The Widening Chasm Between Artists and Contemporary Art

Not long ago contemporary art was simply the art of our time, the art of now. This is no longer the case, as the designation of “contemporary art” has become a new art historical category distinct from time, place, and cultural continuity.
Like its predecessor, “modern art,” contemporary art has become a clearly defined movement. Unlike modern art, the new contemporary art is not distinguished by stylistic unity, Utopian yearnings, or avant-garde chic. Instead, it is a carefully crafted arena that is a telling reflection of our times driven by the extreme concentration of private wealth in the hands of the few, the homogenization of a globalized world, the outsized privilege of celebrity, and the hyper-commodification of culture. As children of Warhol, and harkening back to the magisterial playfulness of Marcel Duchamp, these artists often value the idea over the object, and find a great deal of inspiration in the mechanisms and images of mainstream commercial culture. In hyper-conceptualizing the lingua franca of the media, contemporary art acts like a shadow world to the consumerist model, intellectualizing and mythologizing the simple concepts of branding and marketing that have come to permeate our everyday world. Duchamp’s playfully subversive conceptual resistance has been transformed into academic tropes and multi-million dollar marketing strategies.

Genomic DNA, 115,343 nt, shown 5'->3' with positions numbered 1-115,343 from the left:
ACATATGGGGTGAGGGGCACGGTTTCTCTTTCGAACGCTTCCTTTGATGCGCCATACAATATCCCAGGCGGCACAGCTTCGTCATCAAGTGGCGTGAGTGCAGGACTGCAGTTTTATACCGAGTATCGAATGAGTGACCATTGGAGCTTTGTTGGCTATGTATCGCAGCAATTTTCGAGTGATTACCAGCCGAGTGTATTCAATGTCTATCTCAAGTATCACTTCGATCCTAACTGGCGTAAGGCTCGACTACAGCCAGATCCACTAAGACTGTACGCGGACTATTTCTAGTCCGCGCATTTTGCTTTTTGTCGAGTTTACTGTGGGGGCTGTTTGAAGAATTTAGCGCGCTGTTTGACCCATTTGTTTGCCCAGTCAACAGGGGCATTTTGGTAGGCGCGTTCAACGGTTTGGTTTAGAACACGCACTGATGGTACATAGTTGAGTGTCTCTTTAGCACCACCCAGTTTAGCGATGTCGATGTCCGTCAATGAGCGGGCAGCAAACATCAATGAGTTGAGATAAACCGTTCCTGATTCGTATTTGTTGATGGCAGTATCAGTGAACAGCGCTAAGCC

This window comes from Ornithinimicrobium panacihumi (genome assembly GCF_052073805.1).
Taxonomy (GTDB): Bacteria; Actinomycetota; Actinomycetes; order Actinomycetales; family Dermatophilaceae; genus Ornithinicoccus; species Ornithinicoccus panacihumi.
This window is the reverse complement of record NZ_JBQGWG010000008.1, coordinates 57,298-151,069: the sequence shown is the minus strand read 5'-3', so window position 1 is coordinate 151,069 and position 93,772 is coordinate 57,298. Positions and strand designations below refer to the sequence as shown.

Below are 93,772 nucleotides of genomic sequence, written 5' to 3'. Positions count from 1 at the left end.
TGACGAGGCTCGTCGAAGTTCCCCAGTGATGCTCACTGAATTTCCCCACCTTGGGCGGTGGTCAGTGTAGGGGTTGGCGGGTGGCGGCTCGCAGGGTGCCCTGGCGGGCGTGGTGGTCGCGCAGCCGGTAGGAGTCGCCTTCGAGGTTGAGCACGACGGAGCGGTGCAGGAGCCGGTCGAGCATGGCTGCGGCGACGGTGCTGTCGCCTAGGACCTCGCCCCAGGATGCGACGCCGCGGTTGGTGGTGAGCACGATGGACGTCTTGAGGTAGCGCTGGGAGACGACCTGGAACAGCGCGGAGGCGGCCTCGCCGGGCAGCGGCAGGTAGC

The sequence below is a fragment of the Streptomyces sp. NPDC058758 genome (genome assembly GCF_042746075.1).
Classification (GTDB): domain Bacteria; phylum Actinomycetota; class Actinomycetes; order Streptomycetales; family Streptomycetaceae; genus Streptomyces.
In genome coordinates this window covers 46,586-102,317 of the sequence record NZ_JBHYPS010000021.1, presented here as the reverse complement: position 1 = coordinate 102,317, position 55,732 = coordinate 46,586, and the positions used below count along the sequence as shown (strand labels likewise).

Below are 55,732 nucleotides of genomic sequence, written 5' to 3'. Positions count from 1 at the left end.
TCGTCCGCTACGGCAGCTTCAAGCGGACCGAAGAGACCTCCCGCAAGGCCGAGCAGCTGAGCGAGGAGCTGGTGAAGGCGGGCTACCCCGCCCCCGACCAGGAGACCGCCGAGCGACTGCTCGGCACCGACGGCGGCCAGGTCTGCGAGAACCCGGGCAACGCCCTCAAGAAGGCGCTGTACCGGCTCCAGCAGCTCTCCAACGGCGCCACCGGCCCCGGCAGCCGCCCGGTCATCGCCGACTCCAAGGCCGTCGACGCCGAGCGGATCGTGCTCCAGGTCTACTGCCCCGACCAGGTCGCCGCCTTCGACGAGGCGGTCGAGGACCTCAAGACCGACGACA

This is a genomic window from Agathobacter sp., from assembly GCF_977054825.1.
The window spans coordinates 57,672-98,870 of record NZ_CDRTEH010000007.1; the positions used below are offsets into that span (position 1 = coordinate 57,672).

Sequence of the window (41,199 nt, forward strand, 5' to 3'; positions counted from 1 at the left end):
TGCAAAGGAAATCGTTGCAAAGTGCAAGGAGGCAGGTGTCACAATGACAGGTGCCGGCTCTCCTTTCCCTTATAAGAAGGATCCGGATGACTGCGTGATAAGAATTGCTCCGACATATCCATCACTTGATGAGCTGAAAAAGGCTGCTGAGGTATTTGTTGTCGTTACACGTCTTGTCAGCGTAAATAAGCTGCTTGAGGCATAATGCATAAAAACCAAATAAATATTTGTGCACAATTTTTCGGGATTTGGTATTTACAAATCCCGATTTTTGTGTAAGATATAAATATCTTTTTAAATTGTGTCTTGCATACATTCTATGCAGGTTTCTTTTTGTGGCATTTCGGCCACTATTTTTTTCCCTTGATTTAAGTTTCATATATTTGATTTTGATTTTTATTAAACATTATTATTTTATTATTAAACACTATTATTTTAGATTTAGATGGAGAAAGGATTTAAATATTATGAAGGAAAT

The old contemporary art has always been a bit of a cypher for the media. Unable to unravel the complex genealogy of an art whose sources and ambitions were beyond the limited realm of commercial culture and easily digested popular sentiment, the mass media framed art as either an extravagant high-cost item or a freak show. One of the big moments for this new direction in culture was the “Sensation” exhibition at the Brooklyn Museum in October 2,1999 – January 9, 2000 that solidified the attention grabbing ability of contemporary art in both the institutional and popular minds. Playing on the business strategies of Charles Saatchi, a collector also prominent in the public relations business, “Sensations” signaled a carefully calculated approach to contemporary art-as-spectacle, the ascendancy of institutional cultural branding, and the problematic interlocking of public/private economic interests as a new norm. It was also one of the first prominent, but increasingly bold and common, partnerships between a staid older museum and a powerful collector/promoter that exploited the public relations potential of contemporary art.